Wednesday, November 28, 2018

George Brown Days 9: Two Brown Issues: First Nations and Taxes

As we approach George Brown's 200th birthday, we should address a couple of issues that are not as  celebratory as many of the previous ones.

1. Indigenous and Treaty matters.  With the reputation of John A. Macdonald being battered, and probably permanently tarnished, by increased exposure of his policies towards Indigenous peoples in the west, particularly in the 1880s, the question arises: what would similar attention to George Brown reveal? 

Brown was ahead of Macdonald in advocating for the westward expansion of Canada and the cancellation of the Hudson's Bay Company's rights there.  (It was another place where Cartier and Brown were closer than Macdonald and Brown.)  Brown and his constituents on the farmlands of Southern Ontario saw the prairie west as their children's future farmlands. Sympathy or concern for the rights of First Nations in the West did not feature in the western-expansion campaigns Brown supported.  During the mid-1870s, the Liberal government of Alexander Mackenzie followed a basically Brownian policy on westward expansion and a basically Macdonaldian policy on Aboriginal matters and treaty obligations -- without protest from Brown that I am aware of.  Has Brown and Indigenous policy been explored lately?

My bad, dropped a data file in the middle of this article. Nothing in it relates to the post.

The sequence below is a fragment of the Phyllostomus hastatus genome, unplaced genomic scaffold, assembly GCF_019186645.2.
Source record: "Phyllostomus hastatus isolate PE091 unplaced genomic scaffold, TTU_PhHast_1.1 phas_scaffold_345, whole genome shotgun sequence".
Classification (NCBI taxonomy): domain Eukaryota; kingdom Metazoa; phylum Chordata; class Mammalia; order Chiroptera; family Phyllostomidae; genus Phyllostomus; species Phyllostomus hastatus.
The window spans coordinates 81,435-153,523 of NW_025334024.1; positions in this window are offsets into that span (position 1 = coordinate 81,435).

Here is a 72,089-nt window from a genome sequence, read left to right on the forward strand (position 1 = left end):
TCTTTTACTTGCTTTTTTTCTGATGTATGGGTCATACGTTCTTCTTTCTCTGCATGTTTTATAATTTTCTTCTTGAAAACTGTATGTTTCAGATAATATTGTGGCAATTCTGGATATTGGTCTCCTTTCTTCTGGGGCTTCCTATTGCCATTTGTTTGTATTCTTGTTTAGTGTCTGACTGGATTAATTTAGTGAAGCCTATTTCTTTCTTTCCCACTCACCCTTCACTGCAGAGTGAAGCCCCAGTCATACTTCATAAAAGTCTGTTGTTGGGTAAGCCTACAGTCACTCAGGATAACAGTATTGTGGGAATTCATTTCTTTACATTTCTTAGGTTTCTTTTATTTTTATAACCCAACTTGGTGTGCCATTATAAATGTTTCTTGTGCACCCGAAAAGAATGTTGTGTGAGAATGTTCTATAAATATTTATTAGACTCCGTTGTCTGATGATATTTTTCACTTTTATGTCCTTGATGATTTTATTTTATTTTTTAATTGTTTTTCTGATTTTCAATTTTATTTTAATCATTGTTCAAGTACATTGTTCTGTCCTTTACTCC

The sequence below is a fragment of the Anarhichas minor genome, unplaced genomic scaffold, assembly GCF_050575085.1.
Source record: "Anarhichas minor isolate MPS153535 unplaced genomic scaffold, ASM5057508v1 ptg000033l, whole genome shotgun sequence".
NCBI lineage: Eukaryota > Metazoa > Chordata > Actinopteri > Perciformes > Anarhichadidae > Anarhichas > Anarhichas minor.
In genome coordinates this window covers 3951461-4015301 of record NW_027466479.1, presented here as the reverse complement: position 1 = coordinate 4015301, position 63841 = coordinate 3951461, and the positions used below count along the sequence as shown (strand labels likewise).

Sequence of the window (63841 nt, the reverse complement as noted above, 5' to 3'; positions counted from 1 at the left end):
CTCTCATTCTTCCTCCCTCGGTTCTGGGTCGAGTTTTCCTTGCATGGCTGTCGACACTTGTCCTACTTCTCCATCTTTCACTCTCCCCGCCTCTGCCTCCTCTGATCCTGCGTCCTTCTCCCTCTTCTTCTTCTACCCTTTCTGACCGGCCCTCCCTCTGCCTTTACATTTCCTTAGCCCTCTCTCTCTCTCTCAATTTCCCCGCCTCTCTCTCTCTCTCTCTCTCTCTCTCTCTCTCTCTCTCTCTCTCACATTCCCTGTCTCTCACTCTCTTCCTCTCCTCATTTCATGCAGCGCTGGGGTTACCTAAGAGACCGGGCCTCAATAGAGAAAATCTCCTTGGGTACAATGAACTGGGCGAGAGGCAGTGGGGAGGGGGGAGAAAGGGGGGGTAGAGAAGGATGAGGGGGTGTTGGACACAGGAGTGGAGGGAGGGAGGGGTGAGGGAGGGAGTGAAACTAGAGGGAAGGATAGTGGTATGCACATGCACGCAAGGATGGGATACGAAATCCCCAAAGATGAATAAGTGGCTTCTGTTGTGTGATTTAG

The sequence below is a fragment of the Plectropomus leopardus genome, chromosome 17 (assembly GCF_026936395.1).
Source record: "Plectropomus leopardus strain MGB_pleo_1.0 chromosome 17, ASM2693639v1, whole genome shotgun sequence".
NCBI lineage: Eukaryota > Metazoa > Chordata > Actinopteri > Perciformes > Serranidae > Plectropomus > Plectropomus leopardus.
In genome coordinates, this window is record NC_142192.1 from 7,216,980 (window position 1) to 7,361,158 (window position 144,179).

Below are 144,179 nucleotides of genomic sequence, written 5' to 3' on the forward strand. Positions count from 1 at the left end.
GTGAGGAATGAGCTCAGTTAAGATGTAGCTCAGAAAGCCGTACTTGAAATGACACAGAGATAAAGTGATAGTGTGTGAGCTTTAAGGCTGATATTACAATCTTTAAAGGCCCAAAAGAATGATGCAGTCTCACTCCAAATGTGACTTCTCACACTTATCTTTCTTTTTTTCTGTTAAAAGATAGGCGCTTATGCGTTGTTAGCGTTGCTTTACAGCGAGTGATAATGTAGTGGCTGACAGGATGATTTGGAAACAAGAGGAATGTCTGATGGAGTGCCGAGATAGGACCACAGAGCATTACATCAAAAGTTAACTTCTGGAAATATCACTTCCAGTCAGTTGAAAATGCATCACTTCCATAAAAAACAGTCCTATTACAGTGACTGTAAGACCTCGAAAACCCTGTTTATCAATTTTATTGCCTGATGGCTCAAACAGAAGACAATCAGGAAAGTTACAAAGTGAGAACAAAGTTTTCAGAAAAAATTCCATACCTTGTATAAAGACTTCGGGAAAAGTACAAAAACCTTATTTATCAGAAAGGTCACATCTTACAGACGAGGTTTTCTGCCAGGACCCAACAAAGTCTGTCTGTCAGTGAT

It is notable that in 1885, five years after Brown's death, "his" Toronto Globe placed the blame for the Red River Resistance of that year entirely upon the federal government and its mismanagement of western affairs.  It accepted that the resistance had to be put down, but saw the Métis and their allies mostly as victims. Would Brown had shared that view had he lived?

2. Taxes, Spending, Social Policy -- and Money for French-speaking Canadians.  Elspeth Heaman's Tax, Order, and Good Government from 2017 argues powerfully -- if I may try to massively summarize a lengthy and subtle presentation -- that George Brown's rep by pop and federalism campaigns of the 1860s were principally about ensuring that the taxes of (rich) Canada West never went to (poor and priest-ridden) Canada East.  Brown was a liberal of his day, holding Adam Smithian views about the invisible hand of the market and the importance of small government and personal responsibility. He favoured direct taxation which was also locally controlled taxation, so that those who paid the taxes closely controlled the spending of them.  His opposition to the constitutional structure of the United Canadas included his revulsion against its indirect taxes and their highly political allocations -- in his view, from the pockets of hardworking Upper Canadians to those of unproductive French-Canadians.

As she further argues, the tax structure of the new Canada after 1867 was one in which most revenues flowed to the federal government -- but most responsibility for social spending devolved to the provinces. It would be a long time before any of the provinces had revenues capable of supporting lavish spending on anything -- and George Brown liked it that way. 

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